Paying homage to a legendary actor
It seems to be raining festivals for movie buffs across the City. First it was the Centenary Film Festival by the Ministry of Information and Broadcasting and then the European Film Festival. The latest to make it to this coveted list is the 8th edition of Habitat Film Festival that recently kicked off.
The festival is paying tribute to the legendary actor Balraj Sahni by showcasing a retrospective of his films to celebrate the actor’s Centenary Birth Year. The visitors witnessed an engaging panel discussion on the opening day. With near and dear ones of Balraj Sahni present on stage and his fans making up the audience, it was a treat to get up, close and personal with the actor’s real life.
While moderator Sadanand Menon threw light on Balraj Sahni’s participation in the Indian People’s Theatre Association and his awareness of the issues of artists, Kalpana Sahni shared some of the actors’ old pictures. Harshi Anand read out letters written to her by the actor including one after she got married. She shared insights on the actor’s life highlighting his philosophy and humane nature.
Reminiscing about his father, Parikshit Sahni shared that when he asked his father how to be an actor, Balraj Sahni said, “Learn to be a good human being first and you will automatically know how to be an actor.” The discussion went beyond than the stipulated time after which the film Dharti Ke Lal by Khwaja Ahmad Abbas and Mumbai Cha Raja by Manjeet Singh were screened.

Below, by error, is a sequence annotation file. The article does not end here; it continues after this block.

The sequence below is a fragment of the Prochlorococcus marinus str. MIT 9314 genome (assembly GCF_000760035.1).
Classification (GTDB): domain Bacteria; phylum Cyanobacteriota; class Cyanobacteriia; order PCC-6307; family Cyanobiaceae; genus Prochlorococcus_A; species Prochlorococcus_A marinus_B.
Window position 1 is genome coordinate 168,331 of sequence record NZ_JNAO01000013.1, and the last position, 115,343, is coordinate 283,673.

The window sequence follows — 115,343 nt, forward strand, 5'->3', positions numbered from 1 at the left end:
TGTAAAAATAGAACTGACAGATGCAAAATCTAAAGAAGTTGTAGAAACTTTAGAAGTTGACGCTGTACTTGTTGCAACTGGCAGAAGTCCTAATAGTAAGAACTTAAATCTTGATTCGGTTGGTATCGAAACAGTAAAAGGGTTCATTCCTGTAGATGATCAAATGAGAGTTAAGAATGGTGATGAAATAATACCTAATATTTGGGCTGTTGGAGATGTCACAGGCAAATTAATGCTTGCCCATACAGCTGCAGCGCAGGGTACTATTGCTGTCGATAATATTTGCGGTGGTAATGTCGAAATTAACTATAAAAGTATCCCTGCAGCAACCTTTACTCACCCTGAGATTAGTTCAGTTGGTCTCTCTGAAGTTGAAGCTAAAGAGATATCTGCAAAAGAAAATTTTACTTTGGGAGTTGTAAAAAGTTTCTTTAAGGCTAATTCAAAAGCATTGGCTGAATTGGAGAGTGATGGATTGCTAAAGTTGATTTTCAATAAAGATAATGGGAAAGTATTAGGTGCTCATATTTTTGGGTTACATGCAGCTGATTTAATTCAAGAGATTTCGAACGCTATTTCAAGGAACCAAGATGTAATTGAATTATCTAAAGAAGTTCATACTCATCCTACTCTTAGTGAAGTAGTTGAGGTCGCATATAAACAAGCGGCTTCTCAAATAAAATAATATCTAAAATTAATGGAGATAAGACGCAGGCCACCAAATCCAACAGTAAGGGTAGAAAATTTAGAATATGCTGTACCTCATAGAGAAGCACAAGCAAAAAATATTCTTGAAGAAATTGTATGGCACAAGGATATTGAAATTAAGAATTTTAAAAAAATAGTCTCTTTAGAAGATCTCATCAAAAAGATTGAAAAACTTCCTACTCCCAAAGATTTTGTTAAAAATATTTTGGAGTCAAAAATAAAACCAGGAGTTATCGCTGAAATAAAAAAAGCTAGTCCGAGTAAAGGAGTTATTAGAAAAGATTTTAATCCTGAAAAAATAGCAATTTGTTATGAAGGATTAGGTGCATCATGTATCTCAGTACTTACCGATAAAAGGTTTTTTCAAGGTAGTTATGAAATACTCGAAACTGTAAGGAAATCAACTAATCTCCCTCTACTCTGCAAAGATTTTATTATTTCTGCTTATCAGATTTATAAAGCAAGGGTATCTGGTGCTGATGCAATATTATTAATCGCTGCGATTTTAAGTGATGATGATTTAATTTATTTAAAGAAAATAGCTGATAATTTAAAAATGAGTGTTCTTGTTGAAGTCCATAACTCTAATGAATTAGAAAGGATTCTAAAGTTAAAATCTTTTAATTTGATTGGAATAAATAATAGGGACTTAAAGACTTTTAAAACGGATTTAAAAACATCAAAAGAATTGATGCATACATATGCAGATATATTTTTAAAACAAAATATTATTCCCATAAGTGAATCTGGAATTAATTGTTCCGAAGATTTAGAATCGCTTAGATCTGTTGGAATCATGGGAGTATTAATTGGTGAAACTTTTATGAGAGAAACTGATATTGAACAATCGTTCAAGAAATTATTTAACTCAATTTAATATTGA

Over the weekend, award winning films like Chittagong by Bedabrata Pain and Harud by Aamir Bashir were screened.
There is also a retro-section which has films like Pavitra Paapi by Rajendra Bhatia, Do Bigha Zamin by Bimal Roy, Kabuliwallah by Hemen Gupta, which have been screened at the fest amidst houseful audiences. In the days to come, this section will showcase films like the classic Waqt by Yash Chopra and Seema by Amiya Chakrabarty to name a few.
Raj Liberhan, director, IHC said, “The films selected not only represent a diverse range of subjects but represent the burgeoning talent of film makers that span the length and breadth of the country.”
The festival also includes films in regional languages like Black Forest in Malayalam, Vishvaroopam in Tamil, Leipaklei in Manipuri and Belli Kiranaa in Kannada, which will be screened till May 19.